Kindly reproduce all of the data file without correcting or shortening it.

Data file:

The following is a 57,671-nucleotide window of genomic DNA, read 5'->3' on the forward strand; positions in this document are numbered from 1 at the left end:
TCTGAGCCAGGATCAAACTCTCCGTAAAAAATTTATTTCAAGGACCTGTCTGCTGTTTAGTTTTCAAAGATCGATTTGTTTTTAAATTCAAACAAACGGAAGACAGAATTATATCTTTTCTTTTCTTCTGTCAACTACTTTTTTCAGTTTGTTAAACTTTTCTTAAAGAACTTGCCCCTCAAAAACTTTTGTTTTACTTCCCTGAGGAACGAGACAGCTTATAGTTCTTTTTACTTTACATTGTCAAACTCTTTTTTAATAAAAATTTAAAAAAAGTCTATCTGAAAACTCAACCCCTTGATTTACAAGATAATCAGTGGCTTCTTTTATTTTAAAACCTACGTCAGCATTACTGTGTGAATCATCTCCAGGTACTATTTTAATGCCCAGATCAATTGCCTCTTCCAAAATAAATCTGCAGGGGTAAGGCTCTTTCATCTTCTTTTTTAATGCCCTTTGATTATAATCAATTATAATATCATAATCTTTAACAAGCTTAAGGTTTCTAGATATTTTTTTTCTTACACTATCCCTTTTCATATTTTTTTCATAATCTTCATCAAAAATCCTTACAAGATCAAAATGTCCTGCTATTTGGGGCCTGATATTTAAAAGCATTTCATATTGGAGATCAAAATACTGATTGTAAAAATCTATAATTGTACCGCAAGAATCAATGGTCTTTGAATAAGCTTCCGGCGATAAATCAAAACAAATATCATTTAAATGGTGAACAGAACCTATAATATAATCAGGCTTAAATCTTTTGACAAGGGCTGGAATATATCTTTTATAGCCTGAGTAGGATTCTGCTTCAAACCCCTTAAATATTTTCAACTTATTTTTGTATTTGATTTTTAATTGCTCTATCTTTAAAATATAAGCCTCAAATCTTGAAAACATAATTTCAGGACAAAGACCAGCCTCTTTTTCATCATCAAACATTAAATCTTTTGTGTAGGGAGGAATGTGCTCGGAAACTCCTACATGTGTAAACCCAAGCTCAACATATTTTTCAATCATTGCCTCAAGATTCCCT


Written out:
The following is a 57,671-nucleotide window of genomic DNA, read 5'->3' on the forward strand; positions in this document are numbered from 1 at the left end:
TCTGAGCCAGGATCAAACTCTCCGTAAAAAATTTATTTCAAGGACCTGTCTGCTGTTTAGTTTTCAAAGATCGATTTGTTTTTAAATTCAAACAAACGGAAGACAGAATTATATCTTTTCTTTTCTTCTGTCAACTACTTTTTTCAGTTTGTTAAACTTTTCTTAAAGAACTTGCCCCTCAAAAACTTTTGTTTTACTTCCCTGAGGAACGAGACAGCTTATAGTTCTTTTTACTTTACATTGTCAAACTCTTTTTTAATAAAAATTTAAAAAAAGTCTATCTGAAAACTCAACCCCTTGATTTACAAGATAATCAGTGGCTTCTTTTATTTTAAAACCTACGTCAGCATTACTGTGTGAATCATCTCCAGGTACTATTTTAATGCCCAGATCAATTGCCTCTTCCAAAATAAATCTGCAGGGGTAAGGCTCTTTCATCTTCTTTTTTAATGCCCTTTGATTATAATCAATTATAATATCATAATCTTTAACAAGCTTAAGGTTTCTAGATATTTTTTTTCTTACACTATCCCTTTTCATATTTTTTTCATAATCTTCATCAAAAATCCTTACAAGATCAAAATGTCCTGCTATTTGGGGCCTGATATTTAAAAGCATTTCATATTGGAGATCAAAATACTGATTGTAAAAATCTATAATTGTACCGCAAGAATCAATGGTCTTTGAATAAGCTTCCGGCGATAAATCAAAACAAATATCATTTAAATGGTGAACAGAACCTATAATATAATCAGGCTTAAATCTTTTGACAAGGGCTGGAATATATCTTTTATAGCCTGAGTAGGATTCTGCTTCAAACCCCTTAAATATTTTCAACTTATTTTTGTATTTGATTTTTAATTGCTCTATCTTTAAAATATAAGCCTCAAATCTTGAAAACATAATTTCAGGACAAAGACCAGCCTCTTTTTCATCATCAAACATTAAATCTTTTGTGTAGGGAGGAATGTGCTCGGAAACTCCTACATGTGTAAACCCAAGCTCAACATATTTTTCAATCATTGCCTCAAGATTCCCT